For the second day in a row, the White House staged what was more like a campaign event than the “town hall” that was advertised. With Barack Obama at the event at the Miguel Contreras Learning Center in Downtown Los Angeles was one of the President's most enthusiastic supporters, Republican Governor Arnold Schwarzenegger, as well as Mayor Antonio Villaraigosa and a swarm of other Democrats. The Governor said the Obama stimulus package will mean $51 billion for California. The President delivered his stump speech, celebrating the stimulus bill and urging support for his budget, without mentioning its $3 trillion dollar price tag. Most of Obama's time was devoted to questions from the local audience, but a lot of his answers were directed to the politicians and special interest groups he left behind in Washington. We hear the Q&A and get some insider analysis.
FROM THIS EPISODE
More From Which Way, L.A.?
Which Way, LA? The Question that Won't Go Away 23 years ago, the fires of the Rodney King riots were burning and the sirens wailing when KCRW first asked, WWLA? We've been through fires, floods, earthquakes and massive social, cultural and economic change. While this is the last program titled WWLA? the question still needs to be asked. We talk with a group of important and thoughtful people about what LA has become and about the challenges to be faced in the future…as we continue.
Then and Now: Is LA Still the Car Capital of the World? Urban planners got some bad news today. Ridership on public transit in Southern California is on the decline, despite the billions being spent in recent years to build light rail and subway lines. Why aren't more drivers leaving their cars at home, as traffic gets more congested than ever? Meantime, there's a shortage of money to repair aging roads, bridges and other parts of the infrastructure. We look at the impact on the state's economy.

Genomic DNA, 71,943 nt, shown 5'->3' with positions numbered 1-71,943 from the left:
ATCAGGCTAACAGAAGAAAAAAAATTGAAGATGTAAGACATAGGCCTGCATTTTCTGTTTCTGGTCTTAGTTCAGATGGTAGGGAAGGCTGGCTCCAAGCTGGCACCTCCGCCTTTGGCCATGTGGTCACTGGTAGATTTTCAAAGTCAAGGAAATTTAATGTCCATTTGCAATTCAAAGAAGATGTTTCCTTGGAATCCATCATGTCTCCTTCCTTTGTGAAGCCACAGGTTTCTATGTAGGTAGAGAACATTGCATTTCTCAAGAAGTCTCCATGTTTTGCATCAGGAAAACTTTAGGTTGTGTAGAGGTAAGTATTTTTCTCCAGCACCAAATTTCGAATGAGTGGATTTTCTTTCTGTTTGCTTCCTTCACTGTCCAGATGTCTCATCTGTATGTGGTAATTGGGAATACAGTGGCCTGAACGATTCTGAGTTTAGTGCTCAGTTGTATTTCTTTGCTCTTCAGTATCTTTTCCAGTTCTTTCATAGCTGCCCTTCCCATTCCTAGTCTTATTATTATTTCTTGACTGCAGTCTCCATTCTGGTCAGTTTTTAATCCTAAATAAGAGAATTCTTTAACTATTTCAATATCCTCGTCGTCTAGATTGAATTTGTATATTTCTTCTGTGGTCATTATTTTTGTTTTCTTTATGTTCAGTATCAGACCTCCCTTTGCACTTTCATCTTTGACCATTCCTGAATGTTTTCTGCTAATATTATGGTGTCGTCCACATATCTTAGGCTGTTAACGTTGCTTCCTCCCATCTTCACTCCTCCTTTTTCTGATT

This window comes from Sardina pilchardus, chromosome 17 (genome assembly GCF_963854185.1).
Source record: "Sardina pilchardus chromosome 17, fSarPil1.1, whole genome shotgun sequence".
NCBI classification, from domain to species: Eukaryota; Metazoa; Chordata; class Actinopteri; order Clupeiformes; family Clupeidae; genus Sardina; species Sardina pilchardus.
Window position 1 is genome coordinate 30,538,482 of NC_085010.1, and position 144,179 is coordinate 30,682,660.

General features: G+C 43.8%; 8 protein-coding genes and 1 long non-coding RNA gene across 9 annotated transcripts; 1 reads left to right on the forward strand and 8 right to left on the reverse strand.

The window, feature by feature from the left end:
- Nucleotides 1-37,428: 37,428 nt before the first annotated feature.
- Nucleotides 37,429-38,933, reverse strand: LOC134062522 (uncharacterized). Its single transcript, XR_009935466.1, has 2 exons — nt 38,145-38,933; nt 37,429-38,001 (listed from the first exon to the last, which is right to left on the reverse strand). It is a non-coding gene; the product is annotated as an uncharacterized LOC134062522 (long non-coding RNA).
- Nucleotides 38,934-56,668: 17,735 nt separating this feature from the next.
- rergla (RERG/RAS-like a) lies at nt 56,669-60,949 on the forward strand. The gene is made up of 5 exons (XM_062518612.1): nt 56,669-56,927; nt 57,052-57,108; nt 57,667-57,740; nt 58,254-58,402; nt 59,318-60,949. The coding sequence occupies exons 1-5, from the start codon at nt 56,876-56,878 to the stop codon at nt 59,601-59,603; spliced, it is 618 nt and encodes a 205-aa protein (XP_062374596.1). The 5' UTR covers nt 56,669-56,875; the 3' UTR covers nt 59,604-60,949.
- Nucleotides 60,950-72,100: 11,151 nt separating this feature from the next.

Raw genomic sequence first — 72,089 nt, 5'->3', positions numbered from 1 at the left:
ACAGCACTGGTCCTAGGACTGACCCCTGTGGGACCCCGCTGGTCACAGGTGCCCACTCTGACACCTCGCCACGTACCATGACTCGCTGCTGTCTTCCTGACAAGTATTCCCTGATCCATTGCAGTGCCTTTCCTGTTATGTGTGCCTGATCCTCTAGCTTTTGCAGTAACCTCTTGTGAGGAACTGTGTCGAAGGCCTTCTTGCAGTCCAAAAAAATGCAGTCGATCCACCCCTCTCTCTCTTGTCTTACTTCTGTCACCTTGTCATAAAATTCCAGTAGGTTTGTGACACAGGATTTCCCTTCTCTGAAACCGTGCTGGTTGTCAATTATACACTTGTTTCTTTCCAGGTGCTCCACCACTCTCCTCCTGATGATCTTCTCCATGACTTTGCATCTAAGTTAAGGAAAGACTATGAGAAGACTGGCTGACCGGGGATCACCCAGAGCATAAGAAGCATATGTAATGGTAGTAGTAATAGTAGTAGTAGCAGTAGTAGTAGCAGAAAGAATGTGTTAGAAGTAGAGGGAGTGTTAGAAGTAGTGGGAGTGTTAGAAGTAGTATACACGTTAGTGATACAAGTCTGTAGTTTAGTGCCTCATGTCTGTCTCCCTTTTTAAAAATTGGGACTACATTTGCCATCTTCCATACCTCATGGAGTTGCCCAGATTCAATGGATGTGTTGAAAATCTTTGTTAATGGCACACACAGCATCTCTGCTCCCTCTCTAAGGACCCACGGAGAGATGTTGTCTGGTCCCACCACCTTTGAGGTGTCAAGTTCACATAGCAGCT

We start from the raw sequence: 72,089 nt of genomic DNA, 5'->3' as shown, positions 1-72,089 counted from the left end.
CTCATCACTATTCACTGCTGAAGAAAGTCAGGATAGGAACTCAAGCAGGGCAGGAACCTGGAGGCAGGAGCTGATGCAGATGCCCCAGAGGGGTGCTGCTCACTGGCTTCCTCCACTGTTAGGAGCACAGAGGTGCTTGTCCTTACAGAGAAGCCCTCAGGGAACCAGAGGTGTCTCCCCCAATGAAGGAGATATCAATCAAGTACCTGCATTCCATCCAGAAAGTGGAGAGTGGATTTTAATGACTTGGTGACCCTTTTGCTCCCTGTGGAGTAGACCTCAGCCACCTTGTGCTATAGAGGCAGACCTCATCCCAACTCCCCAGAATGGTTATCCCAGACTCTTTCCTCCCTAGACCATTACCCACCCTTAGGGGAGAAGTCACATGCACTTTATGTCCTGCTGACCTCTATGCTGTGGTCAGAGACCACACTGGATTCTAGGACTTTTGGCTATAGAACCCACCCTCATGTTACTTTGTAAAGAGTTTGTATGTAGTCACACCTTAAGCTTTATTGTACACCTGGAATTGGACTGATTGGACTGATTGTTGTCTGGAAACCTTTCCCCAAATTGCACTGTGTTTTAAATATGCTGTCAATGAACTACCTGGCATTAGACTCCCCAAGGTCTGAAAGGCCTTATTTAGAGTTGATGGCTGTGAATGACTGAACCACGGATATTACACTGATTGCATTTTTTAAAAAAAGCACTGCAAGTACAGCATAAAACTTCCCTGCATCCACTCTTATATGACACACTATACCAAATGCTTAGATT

Does California Have a Double Standard for the Public's Protection? Porter Ranch and Vernon are mirror images of each other. In one, schools have been closed and thousands of residents are being moved away by the polluter—just months after a natural gas leak was discovered. In the other, residents complained for years about health risks to school children from exposure to lead and arsenic from a battery recycling plant— until the federal government finally stepped in.
Is 'Warfare' a Thing of the Past at the LAPD? Video of police misconduct wasn’t as common 25 years ago as it is today. The spectacle of LAPD officers beating Rodney King was a wake-up call, but didn’t persuade a jury in Simi Valley. When the cops received not-guilty verdicts, the city exploded. We hear from veteran officers who say they’ve changed. What about their tactics? Have they gained the trust of marginalized communities and people of color?
LATEST BLOG POSTS
5 LA women on a year of political action after the 2017 Women’s March It’s been a year since millions of Americans took to the streets during the Women’s March of 2017. The streets were filled with ‘pussy hats and signs advocating for women’s… Read More